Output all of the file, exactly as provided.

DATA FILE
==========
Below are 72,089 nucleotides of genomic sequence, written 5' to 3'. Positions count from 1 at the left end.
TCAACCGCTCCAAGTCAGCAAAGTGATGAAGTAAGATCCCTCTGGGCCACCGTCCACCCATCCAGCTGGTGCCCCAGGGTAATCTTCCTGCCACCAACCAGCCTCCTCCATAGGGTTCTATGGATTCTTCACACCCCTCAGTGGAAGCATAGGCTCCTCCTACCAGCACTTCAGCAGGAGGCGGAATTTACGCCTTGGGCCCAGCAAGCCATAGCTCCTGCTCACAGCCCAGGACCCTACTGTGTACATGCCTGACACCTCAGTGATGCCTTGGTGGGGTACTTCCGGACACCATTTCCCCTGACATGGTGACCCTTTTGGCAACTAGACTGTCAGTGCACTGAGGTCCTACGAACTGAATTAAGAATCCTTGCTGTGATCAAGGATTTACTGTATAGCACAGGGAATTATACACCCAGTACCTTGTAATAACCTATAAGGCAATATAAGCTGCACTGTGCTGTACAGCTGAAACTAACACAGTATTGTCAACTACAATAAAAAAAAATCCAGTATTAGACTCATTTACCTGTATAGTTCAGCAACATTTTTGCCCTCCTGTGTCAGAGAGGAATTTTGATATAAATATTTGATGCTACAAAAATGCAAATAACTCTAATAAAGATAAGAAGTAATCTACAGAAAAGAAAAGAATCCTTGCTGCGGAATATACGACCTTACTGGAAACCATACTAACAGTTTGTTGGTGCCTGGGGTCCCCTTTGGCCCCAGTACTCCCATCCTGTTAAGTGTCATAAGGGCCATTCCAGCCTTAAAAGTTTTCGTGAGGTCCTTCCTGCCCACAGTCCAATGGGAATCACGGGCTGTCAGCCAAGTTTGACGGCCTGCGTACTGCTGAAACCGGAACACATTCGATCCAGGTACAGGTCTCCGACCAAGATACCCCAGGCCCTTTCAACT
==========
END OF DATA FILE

Below are 72,089 nucleotides of genomic sequence, written 5' to 3'. Positions count from 1 at the left end.
TCAACCGCTCCAAGTCAGCAAAGTGATGAAGTAAGATCCCTCTGGGCCACCGTCCACCCATCCAGCTGGTGCCCCAGGGTAATCTTCCTGCCACCAACCAGCCTCCTCCATAGGGTTCTATGGATTCTTCACACCCCTCAGTGGAAGCATAGGCTCCTCCTACCAGCACTTCAGCAGGAGGCGGAATTTACGCCTTGGGCCCAGCAAGCCATAGCTCCTGCTCACAGCCCAGGACCCTACTGTGTACATGCCTGACACCTCAGTGATGCCTTGGTGGGGTACTTCCGGACACCATTTCCCCTGACATGGTGACCCTTTTGGCAACTAGACTGTCAGTGCACTGAGGTCCTACGAACTGAATTAAGAATCCTTGCTGTGATCAAGGATTTACTGTATAGCACAGGGAATTATACACCCAGTACCTTGTAATAACCTATAAGGCAATATAAGCTGCACTGTGCTGTACAGCTGAAACTAACACAGTATTGTCAACTACAATAAAAAAAAATCCAGTATTAGACTCATTTACCTGTATAGTTCAGCAACATTTTTGCCCTCCTGTGTCAGAGAGGAATTTTGATATAAATATTTGATGCTACAAAAATGCAAATAACTCTAATAAAGATAAGAAGTAATCTACAGAAAAGAAAAGAATCCTTGCTGCGGAATATACGACCTTACTGGAAACCATACTAACAGTTTGTTGGTGCCTGGGGTCCCCTTTGGCCCCAGTACTCCCATCCTGTTAAGTGTCATAAGGGCCATTCCAGCCTTAAAAGTTTTCGTGAGGTCCTTCCTGCCCACAGTCCAATGGGAATCACGGGCTGTCAGCCAAGTTTGACGGCCTGCGTACTGCTGAAACCGGAACACATTCGATCCAGGTACAGGTCTCCGACCAAGATACCCCAGGCCCTTTCAACT